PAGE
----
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Why Instagram isn’t just for people sharing pictures of #brunch

 

In the summer of 2018, Instagram announced it had hit one billion monthly active users. Despite this figure, many B2B companies are still unclear on how to effectively use the image based platform or the benefits of using Instagram as part of a content marketing strategy.

Facebook was launched around fourteen years ago, Twitter twelve years, and Instagram only eight years ago. So, it’s understandable that businesses could be reluctant to invest in a media platform that isn’t even a decade old.

Can a B2B campaign be relevant on Instagram?

The simple answer is yes.

Instagram can be a really useful tool to not only support brand awareness but also help develop a business personality. People want to buy from brands they like and trust, and Instagram is a great way to do this. A picture speaks a thousand words as the saying goes.

Take IBM or MailChimp for example, these companies directly target businesses; however, both successfully use Instagram to highlight the company voice as well as product offerings.

Just because a business is selling directly to another company, rather than to a consumer, doesn’t mean there is an absence of people in the purchasing process. It is as equally important to develop a reputation and trust with individuals, as it is to develop a relationship on a whole business-wide scale.

 Business communication opportunities 

Not only is Instagram a great place to build brand awareness, but it’s also an excellent tool for two-way conversations between a company and the desired target audience. The premise of social media is to be social, not just to broadcast information. The ease that customers can communicate directly with a company allows for constant feedback. Instagram provides any B2B company with the opportunity to gain valuable customer information directly from those who it affects most.

Twitter may have introduced the use of hashtags on social media, but Instagram took their application to a new level. Users routinely click on hashtags that are appropriate to them. By using the most relevant hashtags to a business or industry, B2B companies are able to reach users who are actively showing an interest in the content, resulting in more valuable engagement.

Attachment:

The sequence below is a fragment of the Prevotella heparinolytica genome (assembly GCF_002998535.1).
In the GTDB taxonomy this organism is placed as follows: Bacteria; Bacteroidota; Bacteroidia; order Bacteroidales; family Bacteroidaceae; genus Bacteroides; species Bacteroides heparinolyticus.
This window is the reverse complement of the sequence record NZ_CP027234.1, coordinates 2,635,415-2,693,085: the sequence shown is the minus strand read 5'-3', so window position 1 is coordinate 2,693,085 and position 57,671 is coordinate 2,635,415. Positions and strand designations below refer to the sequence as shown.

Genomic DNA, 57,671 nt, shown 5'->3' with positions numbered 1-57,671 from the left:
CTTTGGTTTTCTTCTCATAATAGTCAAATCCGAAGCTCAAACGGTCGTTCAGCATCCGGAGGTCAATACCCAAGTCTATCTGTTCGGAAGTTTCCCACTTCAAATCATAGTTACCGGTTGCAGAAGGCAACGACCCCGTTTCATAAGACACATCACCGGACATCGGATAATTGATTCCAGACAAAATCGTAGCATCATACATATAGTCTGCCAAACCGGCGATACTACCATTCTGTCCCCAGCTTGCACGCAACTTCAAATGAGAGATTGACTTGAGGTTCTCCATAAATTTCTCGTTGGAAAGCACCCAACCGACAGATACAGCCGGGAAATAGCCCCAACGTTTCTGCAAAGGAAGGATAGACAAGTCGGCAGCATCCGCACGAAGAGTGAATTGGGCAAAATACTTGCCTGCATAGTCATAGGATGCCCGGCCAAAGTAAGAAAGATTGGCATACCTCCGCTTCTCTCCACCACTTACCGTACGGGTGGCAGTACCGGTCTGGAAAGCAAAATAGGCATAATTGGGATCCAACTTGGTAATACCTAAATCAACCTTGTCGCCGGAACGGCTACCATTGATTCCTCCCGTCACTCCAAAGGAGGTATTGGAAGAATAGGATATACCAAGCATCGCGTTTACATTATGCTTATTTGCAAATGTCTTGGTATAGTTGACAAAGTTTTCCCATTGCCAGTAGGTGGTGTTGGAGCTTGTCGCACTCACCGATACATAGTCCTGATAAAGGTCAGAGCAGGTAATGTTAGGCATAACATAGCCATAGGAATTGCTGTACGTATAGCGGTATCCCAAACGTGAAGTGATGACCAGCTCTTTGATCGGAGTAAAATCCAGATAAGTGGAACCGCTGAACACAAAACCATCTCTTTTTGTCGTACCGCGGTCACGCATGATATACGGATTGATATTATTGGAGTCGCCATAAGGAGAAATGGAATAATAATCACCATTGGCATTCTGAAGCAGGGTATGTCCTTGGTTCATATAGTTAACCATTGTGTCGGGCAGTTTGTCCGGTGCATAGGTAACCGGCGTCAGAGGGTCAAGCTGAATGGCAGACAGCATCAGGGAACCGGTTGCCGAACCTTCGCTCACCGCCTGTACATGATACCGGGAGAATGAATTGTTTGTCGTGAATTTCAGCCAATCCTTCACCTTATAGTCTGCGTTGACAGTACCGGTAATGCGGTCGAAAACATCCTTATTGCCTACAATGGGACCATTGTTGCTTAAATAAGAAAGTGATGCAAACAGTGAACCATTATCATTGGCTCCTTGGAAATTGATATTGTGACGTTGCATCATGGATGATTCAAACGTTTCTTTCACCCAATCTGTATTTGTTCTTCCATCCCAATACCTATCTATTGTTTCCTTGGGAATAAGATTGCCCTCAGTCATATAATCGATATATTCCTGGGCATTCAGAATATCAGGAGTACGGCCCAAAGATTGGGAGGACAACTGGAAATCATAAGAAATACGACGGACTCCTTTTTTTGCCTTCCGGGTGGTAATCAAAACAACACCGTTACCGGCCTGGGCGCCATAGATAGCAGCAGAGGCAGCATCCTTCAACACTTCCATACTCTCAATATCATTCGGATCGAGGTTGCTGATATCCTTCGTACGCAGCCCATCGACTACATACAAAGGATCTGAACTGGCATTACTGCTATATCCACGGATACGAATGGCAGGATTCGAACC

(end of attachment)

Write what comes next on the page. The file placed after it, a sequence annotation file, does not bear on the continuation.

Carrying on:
Facebook changed its algorithm a couple of years ago to make posts from business accounts less discoverable without advertising spend. Instagram’s algorithm is focused on ensuring users are seeing the content they care about.

“If your favourite musician shares a video from last night’s concert, it will be waiting for you when you wake up, no matter how many accounts you follow or what time zone you live in. And when your best friend posts a photo of her new puppy, you won’t miss it.” – Instagram, 2016.

This algorithm provides businesses with the opportunity to engage with the followers who care about its content.

New and improved 

Instagram is always launching new features to improve its offerings.

In June 2018, Instagram launched IGTV, the longer-form video hub allowing people to share videos up to sixty minutes. Users are even able to create their own channel, similar to YouTube (that’s the important part).

According to research from Statista, YouTube was crowned second in ‘the most popular social media channel worldwide’ as of October 2018. And Cisco reported mobile video will account for 78% of all mobile data traffic by 2021.

These figures make it clear the opportunity available to brands utilising IGTV and Instagram properly.